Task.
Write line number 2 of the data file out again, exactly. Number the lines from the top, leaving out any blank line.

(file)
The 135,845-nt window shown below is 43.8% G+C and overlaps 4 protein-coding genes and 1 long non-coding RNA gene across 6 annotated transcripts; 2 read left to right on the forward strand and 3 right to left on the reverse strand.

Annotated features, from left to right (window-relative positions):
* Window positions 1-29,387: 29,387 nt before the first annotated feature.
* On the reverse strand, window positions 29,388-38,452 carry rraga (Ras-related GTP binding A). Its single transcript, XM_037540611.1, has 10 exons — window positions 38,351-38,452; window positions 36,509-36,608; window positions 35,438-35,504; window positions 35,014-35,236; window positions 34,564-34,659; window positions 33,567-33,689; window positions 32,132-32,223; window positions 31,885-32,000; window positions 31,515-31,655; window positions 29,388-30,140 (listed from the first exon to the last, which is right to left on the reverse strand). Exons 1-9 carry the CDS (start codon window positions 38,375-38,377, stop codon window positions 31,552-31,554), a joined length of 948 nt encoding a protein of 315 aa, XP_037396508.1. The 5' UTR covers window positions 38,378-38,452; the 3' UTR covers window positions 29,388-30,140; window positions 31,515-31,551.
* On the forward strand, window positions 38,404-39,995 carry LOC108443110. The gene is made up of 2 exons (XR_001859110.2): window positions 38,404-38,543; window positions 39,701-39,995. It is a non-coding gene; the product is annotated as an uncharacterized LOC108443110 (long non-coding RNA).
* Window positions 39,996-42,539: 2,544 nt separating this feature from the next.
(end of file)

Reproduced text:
Annotated features, from left to right (window-relative positions):